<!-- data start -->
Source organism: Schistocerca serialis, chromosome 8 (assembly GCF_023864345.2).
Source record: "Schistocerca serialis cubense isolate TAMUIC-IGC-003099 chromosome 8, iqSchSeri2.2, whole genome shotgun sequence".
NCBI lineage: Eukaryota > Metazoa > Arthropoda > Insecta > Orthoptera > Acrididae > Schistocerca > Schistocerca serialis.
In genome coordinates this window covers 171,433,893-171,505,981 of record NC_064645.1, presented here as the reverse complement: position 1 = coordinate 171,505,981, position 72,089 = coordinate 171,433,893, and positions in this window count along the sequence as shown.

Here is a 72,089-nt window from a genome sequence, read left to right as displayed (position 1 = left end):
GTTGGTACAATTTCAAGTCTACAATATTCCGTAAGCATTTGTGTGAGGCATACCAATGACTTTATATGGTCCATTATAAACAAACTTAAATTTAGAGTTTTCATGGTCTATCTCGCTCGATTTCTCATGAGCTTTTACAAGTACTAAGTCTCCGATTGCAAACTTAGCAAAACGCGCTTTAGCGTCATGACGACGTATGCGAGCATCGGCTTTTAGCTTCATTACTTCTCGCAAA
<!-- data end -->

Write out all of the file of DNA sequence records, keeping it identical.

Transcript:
Source organism: Schistocerca serialis, chromosome 8 (assembly GCF_023864345.2).
Source record: "Schistocerca serialis cubense isolate TAMUIC-IGC-003099 chromosome 8, iqSchSeri2.2, whole genome shotgun sequence".
NCBI lineage: Eukaryota > Metazoa > Arthropoda > Insecta > Orthoptera > Acrididae > Schistocerca > Schistocerca serialis.
In genome coordinates this window covers 171,433,893-171,505,981 of record NC_064645.1, presented here as the reverse complement: position 1 = coordinate 171,505,981, position 72,089 = coordinate 171,433,893, and positions in this window count along the sequence as shown.

Here is a 72,089-nt window from a genome sequence, read left to right as displayed (position 1 = left end):
GTTGGTACAATTTCAAGTCTACAATATTCCGTAAGCATTTGTGTGAGGCATACCAATGACTTTATATGGTCCATTATAAACAAACTTAAATTTAGAGTTTTCATGGTCTATCTCGCTCGATTTCTCATGAGCTTTTACAAGTACTAAGTCTCCGATTGCAAACTTAGCAAAACGCGCTTTAGCGTCATGACGACGTATGCGAGCATCGGCTTTTAGCTTCATTACTTCTCGCAAA